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This question already has an answer here:

I am looking for a polarizer gel for our lights, but specifically one for creating left or right handed circular polarization.

I can find linear gels all over the place. I can even find circular filters for the camera. But no circular gels.

Does this even exist or is it something that isn't possible to do in a gel?

Edit since there are so many questions and links to other questions:

Quick high level explanation for what I am attempting to experiment with:

On set I will have multiple light sources. I want one set to be Right-handed and the other will be Left-handed.

Then 2 cameras will shoot the same scene, one with a Right-handed filter and the other with a Left-handed filter.

Why circular and not linear? If you are using linear polarized light and linear polarized filters then your filter has to be correctly aligned to properly work. Rotating the filter will change what polarization it filters out. Also, linear polarization can change it's direction easily when bouncing off different surfaces.

Think of a 3D movie that uses this tech. 2 projectors use left and right handed polarization. Your glasses filter out each one almost perfectly AND you can tilt your head without screwing with what light is being filtered through.

I'm not an expert on this topic but I do believe I know enough to know what I need. I found in another thread that in photography terminology on this topic is a bit "messed up" and may have different meanings to different people.

marked as duplicate by Michael C, inkista, Hugo, John Cavan Dec 28 '15 at 15:29

This question has been asked before and already has an answer. If those answers do not fully address your question, please ask a new question.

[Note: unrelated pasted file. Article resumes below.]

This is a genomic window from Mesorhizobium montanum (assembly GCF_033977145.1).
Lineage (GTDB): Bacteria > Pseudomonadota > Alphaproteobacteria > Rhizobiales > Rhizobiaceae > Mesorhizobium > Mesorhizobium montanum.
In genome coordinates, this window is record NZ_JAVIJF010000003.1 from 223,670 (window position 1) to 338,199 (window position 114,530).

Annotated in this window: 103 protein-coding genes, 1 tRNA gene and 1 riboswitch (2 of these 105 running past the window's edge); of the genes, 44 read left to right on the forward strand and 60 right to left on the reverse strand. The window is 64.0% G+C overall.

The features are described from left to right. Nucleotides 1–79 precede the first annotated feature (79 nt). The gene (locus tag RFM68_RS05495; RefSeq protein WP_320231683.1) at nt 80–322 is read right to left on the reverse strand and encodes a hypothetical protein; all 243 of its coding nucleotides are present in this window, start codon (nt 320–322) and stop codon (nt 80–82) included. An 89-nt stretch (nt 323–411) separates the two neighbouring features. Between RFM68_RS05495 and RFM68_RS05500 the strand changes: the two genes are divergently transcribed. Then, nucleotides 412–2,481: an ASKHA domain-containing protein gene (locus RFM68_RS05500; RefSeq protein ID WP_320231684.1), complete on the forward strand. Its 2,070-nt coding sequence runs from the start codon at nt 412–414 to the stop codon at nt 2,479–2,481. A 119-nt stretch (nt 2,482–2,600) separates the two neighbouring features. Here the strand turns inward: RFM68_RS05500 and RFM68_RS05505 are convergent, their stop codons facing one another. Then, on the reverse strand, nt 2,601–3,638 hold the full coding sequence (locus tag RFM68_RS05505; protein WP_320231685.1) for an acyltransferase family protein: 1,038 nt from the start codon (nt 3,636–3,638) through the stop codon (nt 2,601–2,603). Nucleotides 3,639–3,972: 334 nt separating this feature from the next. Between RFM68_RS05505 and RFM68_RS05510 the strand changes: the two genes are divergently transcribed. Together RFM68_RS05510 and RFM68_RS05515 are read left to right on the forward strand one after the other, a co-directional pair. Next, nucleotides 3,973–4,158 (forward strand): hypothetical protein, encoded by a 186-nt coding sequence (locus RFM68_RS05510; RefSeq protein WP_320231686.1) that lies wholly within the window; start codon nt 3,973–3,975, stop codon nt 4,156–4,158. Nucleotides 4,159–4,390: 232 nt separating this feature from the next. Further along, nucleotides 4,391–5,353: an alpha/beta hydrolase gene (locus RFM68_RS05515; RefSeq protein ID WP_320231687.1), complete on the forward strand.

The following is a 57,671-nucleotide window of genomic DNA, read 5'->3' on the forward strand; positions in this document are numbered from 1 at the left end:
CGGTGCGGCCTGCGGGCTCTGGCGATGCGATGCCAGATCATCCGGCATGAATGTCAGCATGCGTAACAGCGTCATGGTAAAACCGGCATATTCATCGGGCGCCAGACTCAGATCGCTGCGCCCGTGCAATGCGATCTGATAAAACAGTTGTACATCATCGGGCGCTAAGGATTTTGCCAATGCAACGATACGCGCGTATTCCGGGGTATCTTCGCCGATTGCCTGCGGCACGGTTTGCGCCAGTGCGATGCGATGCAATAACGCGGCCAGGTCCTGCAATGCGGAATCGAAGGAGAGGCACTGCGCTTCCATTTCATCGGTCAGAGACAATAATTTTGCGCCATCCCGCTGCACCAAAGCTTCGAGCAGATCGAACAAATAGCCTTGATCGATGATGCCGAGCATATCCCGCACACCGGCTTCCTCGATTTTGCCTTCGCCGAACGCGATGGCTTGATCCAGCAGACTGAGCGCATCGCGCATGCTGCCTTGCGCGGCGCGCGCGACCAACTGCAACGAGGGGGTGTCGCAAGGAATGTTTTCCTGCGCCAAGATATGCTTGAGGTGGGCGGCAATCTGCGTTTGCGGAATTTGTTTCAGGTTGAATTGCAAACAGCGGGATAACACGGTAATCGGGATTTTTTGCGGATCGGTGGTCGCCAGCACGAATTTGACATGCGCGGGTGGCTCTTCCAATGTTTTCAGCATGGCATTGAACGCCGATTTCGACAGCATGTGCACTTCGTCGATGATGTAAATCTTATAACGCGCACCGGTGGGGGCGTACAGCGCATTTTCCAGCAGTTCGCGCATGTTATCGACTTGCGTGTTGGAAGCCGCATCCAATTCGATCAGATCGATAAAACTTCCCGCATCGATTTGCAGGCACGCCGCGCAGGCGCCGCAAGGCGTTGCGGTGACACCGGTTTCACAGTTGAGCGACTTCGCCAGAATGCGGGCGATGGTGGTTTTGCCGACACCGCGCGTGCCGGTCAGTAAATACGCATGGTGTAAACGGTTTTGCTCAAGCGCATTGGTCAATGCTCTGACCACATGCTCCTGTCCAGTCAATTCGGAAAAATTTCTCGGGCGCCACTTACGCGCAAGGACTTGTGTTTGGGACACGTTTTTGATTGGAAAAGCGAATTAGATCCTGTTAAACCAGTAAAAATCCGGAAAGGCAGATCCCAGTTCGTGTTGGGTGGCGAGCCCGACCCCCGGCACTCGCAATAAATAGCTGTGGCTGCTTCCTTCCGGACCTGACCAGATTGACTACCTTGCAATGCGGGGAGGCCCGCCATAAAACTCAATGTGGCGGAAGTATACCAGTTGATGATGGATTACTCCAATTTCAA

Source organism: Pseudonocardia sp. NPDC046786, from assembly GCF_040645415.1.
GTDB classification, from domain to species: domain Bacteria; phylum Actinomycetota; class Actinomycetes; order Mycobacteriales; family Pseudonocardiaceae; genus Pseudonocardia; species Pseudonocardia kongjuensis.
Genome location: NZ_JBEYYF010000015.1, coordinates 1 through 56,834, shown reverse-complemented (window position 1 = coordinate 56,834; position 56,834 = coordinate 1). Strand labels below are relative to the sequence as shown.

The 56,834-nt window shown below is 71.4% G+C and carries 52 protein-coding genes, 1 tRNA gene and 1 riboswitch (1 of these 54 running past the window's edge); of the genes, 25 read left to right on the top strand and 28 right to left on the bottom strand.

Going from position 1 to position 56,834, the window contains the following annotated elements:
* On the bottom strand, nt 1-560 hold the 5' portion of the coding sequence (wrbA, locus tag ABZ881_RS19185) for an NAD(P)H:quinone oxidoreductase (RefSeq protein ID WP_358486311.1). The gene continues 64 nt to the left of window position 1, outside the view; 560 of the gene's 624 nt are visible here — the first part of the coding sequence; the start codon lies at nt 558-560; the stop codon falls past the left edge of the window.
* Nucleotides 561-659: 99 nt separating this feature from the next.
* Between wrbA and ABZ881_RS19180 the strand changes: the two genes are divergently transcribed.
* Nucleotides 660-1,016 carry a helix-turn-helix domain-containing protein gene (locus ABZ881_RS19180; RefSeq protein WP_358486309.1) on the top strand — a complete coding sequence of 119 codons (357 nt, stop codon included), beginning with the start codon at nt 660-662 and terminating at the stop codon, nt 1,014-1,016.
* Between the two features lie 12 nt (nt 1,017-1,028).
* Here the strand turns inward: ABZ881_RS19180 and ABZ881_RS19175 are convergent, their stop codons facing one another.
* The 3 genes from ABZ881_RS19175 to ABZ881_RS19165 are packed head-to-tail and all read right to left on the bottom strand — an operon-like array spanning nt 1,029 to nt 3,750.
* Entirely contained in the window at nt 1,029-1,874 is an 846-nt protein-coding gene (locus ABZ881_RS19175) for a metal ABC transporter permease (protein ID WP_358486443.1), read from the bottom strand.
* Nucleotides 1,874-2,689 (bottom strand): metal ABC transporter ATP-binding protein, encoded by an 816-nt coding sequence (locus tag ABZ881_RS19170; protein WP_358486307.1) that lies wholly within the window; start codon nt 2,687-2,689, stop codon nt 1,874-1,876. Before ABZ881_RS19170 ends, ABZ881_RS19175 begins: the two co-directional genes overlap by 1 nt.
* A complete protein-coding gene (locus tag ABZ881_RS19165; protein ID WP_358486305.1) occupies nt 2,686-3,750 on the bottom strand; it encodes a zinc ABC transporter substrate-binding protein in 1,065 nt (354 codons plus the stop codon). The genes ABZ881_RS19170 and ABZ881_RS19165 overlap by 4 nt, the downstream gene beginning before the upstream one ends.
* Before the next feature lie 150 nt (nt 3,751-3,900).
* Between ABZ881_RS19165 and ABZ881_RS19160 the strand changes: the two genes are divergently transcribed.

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    Why would you need a circular polarizer for gelling lights? – Michael C Dec 21 '15 at 22:49
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    This question doesn't really make sense. I would start here: What is the difference between a linear and a circular polarizer? – dpollitt Dec 21 '15 at 22:51
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    @MichaelClark correct, but that other question has an answer that was marked as correct but did not answer it fully. I had commented on it and you yourself replied acknowledging it. – Sean256 Dec 21 '15 at 23:10
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    I strongly believe this question deserves a good answer. @dpollitt, the top answer for the question you linked to states, "...there are no cases when you would want a linear polarizer instead of a circular one." – Octopus Dec 21 '15 at 23:14
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    @DaymonSchroeder Then the question needs to be modified to reflect the unique use case (now done by the O.P.) rather than just ask the same question and complain that "it is not really the same question." Likewise, we don't ask repeat questions if we find less than satisfactory answers where the same question was previously asked. Rather, we correct the problems with the original question/answers. – Michael C Dec 22 '15 at 0:04
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What you seem to be looking for does not seem to exist in gel form. The type of filter you require for what you wish to do is available from Edmund Optics. They offer these filters with either a rigid plastic or flexible film substrate in both right and left hand versions. The filters with the film substrate option, while not gels, can be cut and flexed similarly to a gel filter.

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The polarizer used by the digital camera community is actually a standard linear sandwiched to a second filter called a retarder. The first filter does the trick; it limits transmission to light waves that oscillate in a plane aligned with the plane of polarization of the filter. The second filter scrambles the orientation of the light waves. The result is, the camera sees the rays as if they were not polarized. The reason is, modern digital cameras often utilize polarization for auto-focus and exposure determination. A linear polarizer might compromise the camera’s automation.

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